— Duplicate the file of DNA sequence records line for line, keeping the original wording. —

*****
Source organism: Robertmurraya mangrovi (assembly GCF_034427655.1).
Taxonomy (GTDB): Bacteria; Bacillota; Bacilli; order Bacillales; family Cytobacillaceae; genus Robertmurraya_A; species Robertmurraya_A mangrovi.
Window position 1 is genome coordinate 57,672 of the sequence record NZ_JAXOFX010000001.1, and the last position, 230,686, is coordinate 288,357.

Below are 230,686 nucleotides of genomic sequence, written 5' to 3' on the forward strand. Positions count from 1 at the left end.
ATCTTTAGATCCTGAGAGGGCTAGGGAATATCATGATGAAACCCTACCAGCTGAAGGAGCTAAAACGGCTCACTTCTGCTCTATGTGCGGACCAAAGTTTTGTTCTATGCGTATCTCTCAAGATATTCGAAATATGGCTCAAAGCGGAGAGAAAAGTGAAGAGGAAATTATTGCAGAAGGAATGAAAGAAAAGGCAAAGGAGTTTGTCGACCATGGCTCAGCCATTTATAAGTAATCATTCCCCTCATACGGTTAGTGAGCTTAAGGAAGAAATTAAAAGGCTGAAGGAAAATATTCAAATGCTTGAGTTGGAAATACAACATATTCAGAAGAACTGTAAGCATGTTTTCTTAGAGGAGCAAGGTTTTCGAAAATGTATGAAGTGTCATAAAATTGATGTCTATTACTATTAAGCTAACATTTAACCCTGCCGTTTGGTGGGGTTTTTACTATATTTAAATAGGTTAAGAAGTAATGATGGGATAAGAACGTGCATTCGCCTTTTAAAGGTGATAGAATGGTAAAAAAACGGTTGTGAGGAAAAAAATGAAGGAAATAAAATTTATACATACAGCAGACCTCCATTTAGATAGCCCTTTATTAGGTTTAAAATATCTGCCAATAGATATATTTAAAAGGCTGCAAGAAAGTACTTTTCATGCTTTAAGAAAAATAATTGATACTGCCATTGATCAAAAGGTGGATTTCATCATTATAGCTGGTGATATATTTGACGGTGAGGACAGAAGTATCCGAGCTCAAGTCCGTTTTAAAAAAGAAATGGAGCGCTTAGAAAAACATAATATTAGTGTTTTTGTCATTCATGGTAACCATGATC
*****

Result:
Source organism: Robertmurraya mangrovi (assembly GCF_034427655.1).
Taxonomy (GTDB): Bacteria; Bacillota; Bacilli; order Bacillales; family Cytobacillaceae; genus Robertmurraya_A; species Robertmurraya_A mangrovi.
Window position 1 is genome coordinate 57,672 of the sequence record NZ_JAXOFX010000001.1, and the last position, 230,686, is coordinate 288,357.

Below are 230,686 nucleotides of genomic sequence, written 5' to 3' on the forward strand. Positions count from 1 at the left end.
ATCTTTAGATCCTGAGAGGGCTAGGGAATATCATGATGAAACCCTACCAGCTGAAGGAGCTAAAACGGCTCACTTCTGCTCTATGTGCGGACCAAAGTTTTGTTCTATGCGTATCTCTCAAGATATTCGAAATATGGCTCAAAGCGGAGAGAAAAGTGAAGAGGAAATTATTGCAGAAGGAATGAAAGAAAAGGCAAAGGAGTTTGTCGACCATGGCTCAGCCATTTATAAGTAATCATTCCCCTCATACGGTTAGTGAGCTTAAGGAAGAAATTAAAAGGCTGAAGGAAAATATTCAAATGCTTGAGTTGGAAATACAACATATTCAGAAGAACTGTAAGCATGTTTTCTTAGAGGAGCAAGGTTTTCGAAAATGTATGAAGTGTCATAAAATTGATGTCTATTACTATTAAGCTAACATTTAACCCTGCCGTTTGGTGGGGTTTTTACTATATTTAAATAGGTTAAGAAGTAATGATGGGATAAGAACGTGCATTCGCCTTTTAAAGGTGATAGAATGGTAAAAAAACGGTTGTGAGGAAAAAAATGAAGGAAATAAAATTTATACATACAGCAGACCTCCATTTAGATAGCCCTTTATTAGGTTTAAAATATCTGCCAATAGATATATTTAAAAGGCTGCAAGAAAGTACTTTTCATGCTTTAAGAAAAATAATTGATACTGCCATTGATCAAAAGGTGGATTTCATCATTATAGCTGGTGATATATTTGACGGTGAGGACAGAAGTATCCGAGCTCAAGTCCGTTTTAAAAAAGAAATGGAGCGCTTAGAAAAACATAATATTAGTGTTTTTGTCATTCATGGTAACCATGATC